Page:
70 Years Ago, The World Sank Into Horror Of War



John W. McGrain, former secretary of the Baltimore County Landmarks Preservation Committee and official county historian since 1998, was an 8-year-old living in Ashburton when the world veered toward war in 1939.

Reflecting on those Depression years the other day, McGrain said that by the mid-1930s, "all kids knew about the approaching war."

Bubble gum packages came with "war cards depicting the Japan-China War; families gathered around the Philco in the living room to listen to Hitler's rantings on the radio."

"I didn't understand a word of it," he said.

And then there was the Spanish Civil War and frequent talk of American neutrality if Europe went to war again.

"Most Americans couldn't make sense of the whole business," McGrain, who is also an author, wrote in an unpublished memoir.

"One morning, my mother read in the paper that the Hungarian fascists had outlawed Mickey Mouse - that was alarming. Somewhere we heard the story that Hermann Goering's car had run over a parish priest, another bad sign," he wrote.

The Baltimore Sun reported on Thursday, Aug. 31, 1939, as German and Polish forces gathered near the frontiers, that the "forces of both nations are now so close that the situation is critical."

The newspaper further observed that the "Poles have steadily maintained their willingness to talk directly with Germany, but also have made it clear that they will not negotiate at gun point. They are apparently firmly resolved to become neither a second Austria nor a second Czecho-Slovakia."

All of that misplaced hope vanished in the early hours of Sept. 1, 1939, when the Nazi Army invaded Poland and launched an aerial bombardment of Warsaw, Krakow, Katowice and other important Polish cities.

In Berlin, Hitler declared to the nation before a momentous meeting of the Reichstag that Danzig, on the Baltic, and the Polish Corridor had finally been restored to Germany.

In an impassioned 36-minute speech, Hitler declared, "I am putting on the uniform and I shall take it off only in victory or death," while stating that the Versailles Treaty that ended World War I is "not a law for us Germans."

A dramatic editorial page cartoon, "Blackout," drawn by Edmund Duffy, The Sun's Pulitzer Prize-winning cartoonist, seemed to capture the historic significance of what was happening for a second time in the 20th century.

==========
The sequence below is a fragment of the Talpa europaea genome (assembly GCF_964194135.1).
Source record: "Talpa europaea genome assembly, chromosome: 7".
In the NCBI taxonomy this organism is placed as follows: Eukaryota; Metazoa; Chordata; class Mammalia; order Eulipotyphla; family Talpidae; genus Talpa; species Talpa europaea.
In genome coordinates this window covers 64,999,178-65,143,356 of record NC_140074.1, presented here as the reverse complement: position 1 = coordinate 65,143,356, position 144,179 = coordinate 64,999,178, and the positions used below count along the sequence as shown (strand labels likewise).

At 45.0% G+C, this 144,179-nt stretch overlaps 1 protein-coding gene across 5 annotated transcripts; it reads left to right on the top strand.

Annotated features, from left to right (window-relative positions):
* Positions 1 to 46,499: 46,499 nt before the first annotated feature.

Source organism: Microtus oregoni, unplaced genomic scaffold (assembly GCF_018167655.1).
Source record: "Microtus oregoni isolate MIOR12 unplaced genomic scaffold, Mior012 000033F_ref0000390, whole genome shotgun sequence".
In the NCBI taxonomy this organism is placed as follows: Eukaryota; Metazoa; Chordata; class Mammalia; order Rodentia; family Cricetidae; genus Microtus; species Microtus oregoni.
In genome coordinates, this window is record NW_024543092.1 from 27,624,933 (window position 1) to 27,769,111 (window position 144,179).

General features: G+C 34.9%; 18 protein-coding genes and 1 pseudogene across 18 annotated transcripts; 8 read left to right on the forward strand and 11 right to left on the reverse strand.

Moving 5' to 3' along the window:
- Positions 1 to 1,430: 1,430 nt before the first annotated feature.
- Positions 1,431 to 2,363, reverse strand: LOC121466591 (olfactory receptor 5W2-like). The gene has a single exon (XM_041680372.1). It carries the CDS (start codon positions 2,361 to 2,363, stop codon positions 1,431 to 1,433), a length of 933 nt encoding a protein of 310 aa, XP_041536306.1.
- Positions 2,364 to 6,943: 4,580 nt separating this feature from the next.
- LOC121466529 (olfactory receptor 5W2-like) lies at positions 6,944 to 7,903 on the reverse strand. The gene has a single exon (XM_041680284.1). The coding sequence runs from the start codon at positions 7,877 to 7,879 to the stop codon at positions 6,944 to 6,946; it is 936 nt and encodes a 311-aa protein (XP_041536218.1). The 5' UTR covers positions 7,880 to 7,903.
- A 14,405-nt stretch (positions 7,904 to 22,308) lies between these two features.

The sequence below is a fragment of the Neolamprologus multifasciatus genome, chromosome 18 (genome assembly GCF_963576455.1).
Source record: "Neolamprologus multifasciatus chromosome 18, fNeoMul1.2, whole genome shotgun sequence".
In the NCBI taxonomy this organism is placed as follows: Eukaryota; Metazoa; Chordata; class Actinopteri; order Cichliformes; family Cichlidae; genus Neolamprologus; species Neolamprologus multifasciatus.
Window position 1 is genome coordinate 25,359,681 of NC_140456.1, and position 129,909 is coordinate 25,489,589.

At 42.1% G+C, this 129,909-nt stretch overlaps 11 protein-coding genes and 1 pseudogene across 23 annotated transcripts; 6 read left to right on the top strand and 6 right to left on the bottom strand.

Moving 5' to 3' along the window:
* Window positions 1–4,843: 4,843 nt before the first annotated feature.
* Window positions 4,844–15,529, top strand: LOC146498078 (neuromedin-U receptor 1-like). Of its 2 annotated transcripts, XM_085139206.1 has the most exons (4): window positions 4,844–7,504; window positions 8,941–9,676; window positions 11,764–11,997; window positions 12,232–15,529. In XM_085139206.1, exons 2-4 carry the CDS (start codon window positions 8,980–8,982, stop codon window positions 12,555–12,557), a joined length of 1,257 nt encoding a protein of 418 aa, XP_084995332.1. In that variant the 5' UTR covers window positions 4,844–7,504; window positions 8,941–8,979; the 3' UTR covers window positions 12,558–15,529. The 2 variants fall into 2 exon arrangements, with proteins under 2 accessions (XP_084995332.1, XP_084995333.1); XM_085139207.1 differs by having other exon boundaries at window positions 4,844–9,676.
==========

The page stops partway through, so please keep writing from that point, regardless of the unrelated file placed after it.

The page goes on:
A hooded figure of death hovering over a map of Europe is extinguishing the candle of peace with a bony hand.

The black headlines of Saturday were no less alarming, as they announced that German bombers had killed 118 in 94 raids and that "Allies Are Expected To Declare War Today."

At 9 p.m. Sunday, President Franklin D. Roosevelt was to broadcast a "message of reassurance to the American people," reported The Sun.

In a dispatch from Berlin, Louis P. Lochner, an Associated Press correspondent, reported that "Germany is ready to fight even a ten-year war for its rights and the final peace of Europe."

Sunday morning headlines screamed "ENGLAND GOES TO WAR" in the wake of the expiration of the deadline that England had placed on its "peace-or-war" ultimatum regarding the withdrawal of German forces from Poland.

In a worldwide broadcast that was prefaced with the ominous tolling of Big Ben, Prime Minister Neville Chamberlain said, "I have to tell you now that this country is at war with Germany."

In Baltimore, McGrain and his family went across town on Sunday afternoon by streetcar to dine with his uncle, Frank Usher, and his family.

When returning later in the day aboard a North Avenue car, they heard newsboys shouting that the Donaldson Line passenger steamer SS Athenia had been torpedoed.

In violation of Hitler's orders that prohibited attacks against passenger liners, Fritz Lemp, commander of the U-30, made the fateful mistake of thinking the Athenia was an armed cruiser and fired two torpedoes into the vessel as it steamed off Ireland.

The ship was bound for Canada with more than 1,000 passengers, including 311 Americans who had fled from Europe; 118 lost their lives in the attack.

However, the attack on the Athenia represented the opening of the Battle of the Atlantic, which would rage nearly unabated until early 1943.

On Labor Day, McGrain recalled meeting Sister Eileen, a member of the Daughters of Charity and a teacher at his parochial school, on the sidewalk.

"She told me she was going to cut the war map out of the paper every day," McGrain wrote in his memoir. "If she persisted, she would have been clipping maps until 1945."

Attending Mass at Our Lady of Lourdes, McGrain recalled Father Chestnut in the early days of the war advising his congregants to "Put on the armor of Faith."

Polish-Americans filled Holy Rosary Church on South Chester Street on Sept. 4, praying for Poland and their countrymen.

At the Falcon Club in the 600 block of S. Montford Ave., a radio blared war news.

"The Poles won't give up. Blood will flow, yes, but what of that," a Polish-American told a reporter, while others sang the first line of the Polish anthem: "Poland is not lost."

During the war years that saw McGrain progress from third grade to eighth, he recalled how kids did what they could to aid the war effort.

They collected old keys and pieces of brass, scrap iron, rubber, paper and even old "rubber-based phonograph recordings," he wrote. "Rural kids collected milkweed pods" that were used for stuffing life jackets.

"We bought savings stamps and observed blackouts, built plane models, and watched for alien aircraft," he wrote.

"We used to worry about German planes attacking Baltimore, but the Germans had no aircraft of that range - they would have to land and buy gas if they get that far."

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